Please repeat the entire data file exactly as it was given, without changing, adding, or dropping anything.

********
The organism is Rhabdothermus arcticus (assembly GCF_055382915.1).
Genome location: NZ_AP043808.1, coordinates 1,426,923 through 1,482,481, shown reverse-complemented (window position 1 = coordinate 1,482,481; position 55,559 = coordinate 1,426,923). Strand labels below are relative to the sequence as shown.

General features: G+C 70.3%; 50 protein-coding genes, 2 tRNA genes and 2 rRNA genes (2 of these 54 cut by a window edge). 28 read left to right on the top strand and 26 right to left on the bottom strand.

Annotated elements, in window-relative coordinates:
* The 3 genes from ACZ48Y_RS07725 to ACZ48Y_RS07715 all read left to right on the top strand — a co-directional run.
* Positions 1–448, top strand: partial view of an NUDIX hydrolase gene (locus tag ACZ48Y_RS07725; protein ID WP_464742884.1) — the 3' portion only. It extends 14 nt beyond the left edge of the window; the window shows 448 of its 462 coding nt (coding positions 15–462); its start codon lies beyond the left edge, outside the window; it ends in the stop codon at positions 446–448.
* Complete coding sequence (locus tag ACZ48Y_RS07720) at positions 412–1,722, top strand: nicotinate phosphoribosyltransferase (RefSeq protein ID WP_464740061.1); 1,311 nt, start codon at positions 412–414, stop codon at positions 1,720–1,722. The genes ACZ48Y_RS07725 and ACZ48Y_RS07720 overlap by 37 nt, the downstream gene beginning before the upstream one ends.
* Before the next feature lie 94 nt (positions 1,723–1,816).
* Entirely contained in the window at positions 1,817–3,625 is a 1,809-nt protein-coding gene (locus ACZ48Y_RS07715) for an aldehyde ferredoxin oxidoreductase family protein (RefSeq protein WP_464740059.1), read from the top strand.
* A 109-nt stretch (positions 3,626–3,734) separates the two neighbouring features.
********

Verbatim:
The organism is Rhabdothermus arcticus (assembly GCF_055382915.1).
Genome location: NZ_AP043808.1, coordinates 1,426,923 through 1,482,481, shown reverse-complemented (window position 1 = coordinate 1,482,481; position 55,559 = coordinate 1,426,923). Strand labels below are relative to the sequence as shown.

General features: G+C 70.3%; 50 protein-coding genes, 2 tRNA genes and 2 rRNA genes (2 of these 54 cut by a window edge). 28 read left to right on the top strand and 26 right to left on the bottom strand.

Annotated elements, in window-relative coordinates:
* The 3 genes from ACZ48Y_RS07725 to ACZ48Y_RS07715 all read left to right on the top strand — a co-directional run.
* Positions 1–448, top strand: partial view of an NUDIX hydrolase gene (locus tag ACZ48Y_RS07725; protein ID WP_464742884.1) — the 3' portion only. It extends 14 nt beyond the left edge of the window; the window shows 448 of its 462 coding nt (coding positions 15–462); its start codon lies beyond the left edge, outside the window; it ends in the stop codon at positions 446–448.
* Complete coding sequence (locus tag ACZ48Y_RS07720) at positions 412–1,722, top strand: nicotinate phosphoribosyltransferase (RefSeq protein ID WP_464740061.1); 1,311 nt, start codon at positions 412–414, stop codon at positions 1,720–1,722. The genes ACZ48Y_RS07725 and ACZ48Y_RS07720 overlap by 37 nt, the downstream gene beginning before the upstream one ends.
* Before the next feature lie 94 nt (positions 1,723–1,816).
* Entirely contained in the window at positions 1,817–3,625 is a 1,809-nt protein-coding gene (locus ACZ48Y_RS07715) for an aldehyde ferredoxin oxidoreductase family protein (RefSeq protein WP_464740059.1), read from the top strand.
* A 109-nt stretch (positions 3,626–3,734) separates the two neighbouring features.